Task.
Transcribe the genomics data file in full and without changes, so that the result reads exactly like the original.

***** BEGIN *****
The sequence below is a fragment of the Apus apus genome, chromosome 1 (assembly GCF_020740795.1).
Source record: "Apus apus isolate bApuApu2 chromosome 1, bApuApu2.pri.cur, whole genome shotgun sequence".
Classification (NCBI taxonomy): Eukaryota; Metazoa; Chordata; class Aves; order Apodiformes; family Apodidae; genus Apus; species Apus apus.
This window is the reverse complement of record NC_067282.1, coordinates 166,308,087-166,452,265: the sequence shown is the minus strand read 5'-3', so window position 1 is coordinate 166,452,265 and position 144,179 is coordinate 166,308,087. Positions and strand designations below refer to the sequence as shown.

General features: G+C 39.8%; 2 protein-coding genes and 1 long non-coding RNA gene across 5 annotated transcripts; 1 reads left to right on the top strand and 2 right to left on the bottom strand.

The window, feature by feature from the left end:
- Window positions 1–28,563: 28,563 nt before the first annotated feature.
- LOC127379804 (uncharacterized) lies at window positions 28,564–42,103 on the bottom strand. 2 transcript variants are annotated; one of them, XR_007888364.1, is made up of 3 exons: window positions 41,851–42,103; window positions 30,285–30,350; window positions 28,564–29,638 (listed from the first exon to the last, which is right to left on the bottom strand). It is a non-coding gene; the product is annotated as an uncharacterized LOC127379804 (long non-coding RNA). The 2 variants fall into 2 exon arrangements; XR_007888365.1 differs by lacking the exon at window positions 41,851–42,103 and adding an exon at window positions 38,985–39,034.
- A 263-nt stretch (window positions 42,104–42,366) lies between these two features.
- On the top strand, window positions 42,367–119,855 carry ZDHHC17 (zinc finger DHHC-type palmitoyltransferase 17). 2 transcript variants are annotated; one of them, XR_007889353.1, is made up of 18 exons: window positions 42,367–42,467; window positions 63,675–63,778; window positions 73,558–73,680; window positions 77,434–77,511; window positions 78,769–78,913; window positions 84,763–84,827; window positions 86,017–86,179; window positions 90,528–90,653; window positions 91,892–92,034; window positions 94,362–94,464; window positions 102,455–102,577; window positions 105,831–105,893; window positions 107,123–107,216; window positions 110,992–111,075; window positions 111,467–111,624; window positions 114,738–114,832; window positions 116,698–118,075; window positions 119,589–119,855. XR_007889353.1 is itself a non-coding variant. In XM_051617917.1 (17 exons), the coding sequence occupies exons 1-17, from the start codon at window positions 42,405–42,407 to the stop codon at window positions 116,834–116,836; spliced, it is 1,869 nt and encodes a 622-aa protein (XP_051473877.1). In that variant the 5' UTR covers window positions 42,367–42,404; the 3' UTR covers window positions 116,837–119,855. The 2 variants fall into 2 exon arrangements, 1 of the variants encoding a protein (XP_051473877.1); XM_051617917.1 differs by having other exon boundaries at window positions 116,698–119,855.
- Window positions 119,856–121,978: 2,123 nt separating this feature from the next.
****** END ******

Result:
The sequence below is a fragment of the Apus apus genome, chromosome 1 (assembly GCF_020740795.1).
Source record: "Apus apus isolate bApuApu2 chromosome 1, bApuApu2.pri.cur, whole genome shotgun sequence".
Classification (NCBI taxonomy): Eukaryota; Metazoa; Chordata; class Aves; order Apodiformes; family Apodidae; genus Apus; species Apus apus.
This window is the reverse complement of record NC_067282.1, coordinates 166,308,087-166,452,265: the sequence shown is the minus strand read 5'-3', so window position 1 is coordinate 166,452,265 and position 144,179 is coordinate 166,308,087. Positions and strand designations below refer to the sequence as shown.

General features: G+C 39.8%; 2 protein-coding genes and 1 long non-coding RNA gene across 5 annotated transcripts; 1 reads left to right on the top strand and 2 right to left on the bottom strand.

The window, feature by feature from the left end:
- Window positions 1–28,563: 28,563 nt before the first annotated feature.
- LOC127379804 (uncharacterized) lies at window positions 28,564–42,103 on the bottom strand. 2 transcript variants are annotated; one of them, XR_007888364.1, is made up of 3 exons: window positions 41,851–42,103; window positions 30,285–30,350; window positions 28,564–29,638 (listed from the first exon to the last, which is right to left on the bottom strand). It is a non-coding gene; the product is annotated as an uncharacterized LOC127379804 (long non-coding RNA). The 2 variants fall into 2 exon arrangements; XR_007888365.1 differs by lacking the exon at window positions 41,851–42,103 and adding an exon at window positions 38,985–39,034.
- A 263-nt stretch (window positions 42,104–42,366) lies between these two features.
- On the top strand, window positions 42,367–119,855 carry ZDHHC17 (zinc finger DHHC-type palmitoyltransferase 17). 2 transcript variants are annotated; one of them, XR_007889353.1, is made up of 18 exons: window positions 42,367–42,467; window positions 63,675–63,778; window positions 73,558–73,680; window positions 77,434–77,511; window positions 78,769–78,913; window positions 84,763–84,827; window positions 86,017–86,179; window positions 90,528–90,653; window positions 91,892–92,034; window positions 94,362–94,464; window positions 102,455–102,577; window positions 105,831–105,893; window positions 107,123–107,216; window positions 110,992–111,075; window positions 111,467–111,624; window positions 114,738–114,832; window positions 116,698–118,075; window positions 119,589–119,855. XR_007889353.1 is itself a non-coding variant. In XM_051617917.1 (17 exons), the coding sequence occupies exons 1-17, from the start codon at window positions 42,405–42,407 to the stop codon at window positions 116,834–116,836; spliced, it is 1,869 nt and encodes a 622-aa protein (XP_051473877.1). In that variant the 5' UTR covers window positions 42,367–42,404; the 3' UTR covers window positions 116,837–119,855. The 2 variants fall into 2 exon arrangements, 1 of the variants encoding a protein (XP_051473877.1); XM_051617917.1 differs by having other exon boundaries at window positions 116,698–119,855.
- Window positions 119,856–121,978: 2,123 nt separating this feature from the next.